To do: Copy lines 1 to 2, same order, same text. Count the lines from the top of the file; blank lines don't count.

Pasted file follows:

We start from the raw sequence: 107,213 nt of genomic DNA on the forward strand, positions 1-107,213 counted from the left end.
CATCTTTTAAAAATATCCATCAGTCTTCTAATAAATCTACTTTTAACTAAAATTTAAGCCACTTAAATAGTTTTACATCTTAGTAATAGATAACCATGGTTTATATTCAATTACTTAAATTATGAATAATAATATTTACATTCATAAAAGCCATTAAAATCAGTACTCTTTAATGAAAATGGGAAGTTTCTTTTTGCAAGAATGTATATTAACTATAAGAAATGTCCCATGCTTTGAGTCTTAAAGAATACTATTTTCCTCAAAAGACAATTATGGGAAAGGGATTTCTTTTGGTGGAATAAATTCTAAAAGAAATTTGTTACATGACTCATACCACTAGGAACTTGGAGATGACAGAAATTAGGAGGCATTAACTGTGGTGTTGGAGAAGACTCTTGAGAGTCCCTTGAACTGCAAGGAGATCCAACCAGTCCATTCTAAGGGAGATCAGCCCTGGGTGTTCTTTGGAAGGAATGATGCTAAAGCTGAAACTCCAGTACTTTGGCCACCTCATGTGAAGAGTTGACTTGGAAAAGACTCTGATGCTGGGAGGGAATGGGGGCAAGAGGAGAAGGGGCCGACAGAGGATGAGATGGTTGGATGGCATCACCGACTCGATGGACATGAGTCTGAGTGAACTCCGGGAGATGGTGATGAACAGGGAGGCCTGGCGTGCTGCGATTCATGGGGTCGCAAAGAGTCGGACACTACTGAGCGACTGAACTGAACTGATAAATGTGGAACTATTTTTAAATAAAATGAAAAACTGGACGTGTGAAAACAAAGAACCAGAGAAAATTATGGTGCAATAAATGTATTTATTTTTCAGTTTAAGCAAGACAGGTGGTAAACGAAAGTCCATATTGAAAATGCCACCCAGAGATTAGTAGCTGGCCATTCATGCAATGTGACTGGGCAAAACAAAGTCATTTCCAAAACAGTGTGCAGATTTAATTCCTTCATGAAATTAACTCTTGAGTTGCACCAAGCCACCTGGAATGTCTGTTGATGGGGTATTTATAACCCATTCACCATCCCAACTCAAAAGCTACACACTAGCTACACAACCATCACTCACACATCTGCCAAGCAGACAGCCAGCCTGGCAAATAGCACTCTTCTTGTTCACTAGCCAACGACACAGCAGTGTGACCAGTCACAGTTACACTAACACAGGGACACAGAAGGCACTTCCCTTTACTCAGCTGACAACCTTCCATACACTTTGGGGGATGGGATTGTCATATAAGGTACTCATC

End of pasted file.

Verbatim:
We start from the raw sequence: 107,213 nt of genomic DNA on the forward strand, positions 1-107,213 counted from the left end.
CATCTTTTAAAAATATCCATCAGTCTTCTAATAAATCTACTTTTAACTAAAATTTAAGCCACTTAAATAGTTTTACATCTTAGTAATAGATAACCATGGTTTATATTCAATTACTTAAATTATGAATAATAATATTTACATTCATAAAAGCCATTAAAATCAGTACTCTTTAATGAAAATGGGAAGTTTCTTTTTGCAAGAATGTATATTAACTATAAGAAATGTCCCATGCTTTGAGTCTTAAAGAATACTATTTTCCTCAAAAGACAATTATGGGAAAGGGATTTCTTTTGGTGGAATAAATTCTAAAAGAAATTTGTTACATGACTCATACCACTAGGAACTTGGAGATGACAGAAATTAGGAGGCATTAACTGTGGTGTTGGAGAAGACTCTTGAGAGTCCCTTGAACTGCAAGGAGATCCAACCAGTCCATTCTAAGGGAGATCAGCCCTGGGTGTTCTTTGGAAGGAATGATGCTAAAGCTGAAACTCCAGTACTTTGGCCACCTCATGTGAAGAGTTGACTTGGAAAAGACTCTGATGCTGGGAGGGAATGGGGGCAAGAGGAGAAGGGGCCGACAGAGGATGAGATGGTTGGATGGCATCACCGACTCGATGGACATGAGTCTGAGTGAACTCCGGGAGATGGTGATGAACAGGGAGGCCTGGCGTGCTGCGATTCATGGGGTCGCAAAGAGTCGGACACTACTGAGCGACTGAACTGAACTGATAAATGTGGAACTATTTTTAAATAAAATGAAAAACTGGACGTGTGAAAACAAAGAACCAGAGAAAATTATGGTGCAATAAATGTATTTATTTTTCAGTTTAAGCAAGACAGGTGGTAAACGAAAGTCCATATTGAAAATGCCACCCAGAGATTAGTAGCTGGCCATTCATGCAATGTGACTGGGCAAAACAAAGTCATTTCCAAAACAGTGTGCAGATTTAATTCCTTCATGAAATTAACTCTTGAGTTGCACCAAGCCACCTGGAATGTCTGTTGATGGGGTATTTATAACCCATTCACCATCCCAACTCAAAAGCTACACACTAGCTACACAACCATCACTCACACATCTGCCAAGCAGACAGCCAGCCTGGCAAATAGCACTCTTCTTGTTCACTAGCCAACGACACAGCAGTGTGACCAGTCACAGTTACACTAACACAGGGACACAGAAGGCACTTCCCTTTACTCAGCTGACAACCTTCCATACACTTTGGGGGATGGGATTGTCATATAAGGTACTCATC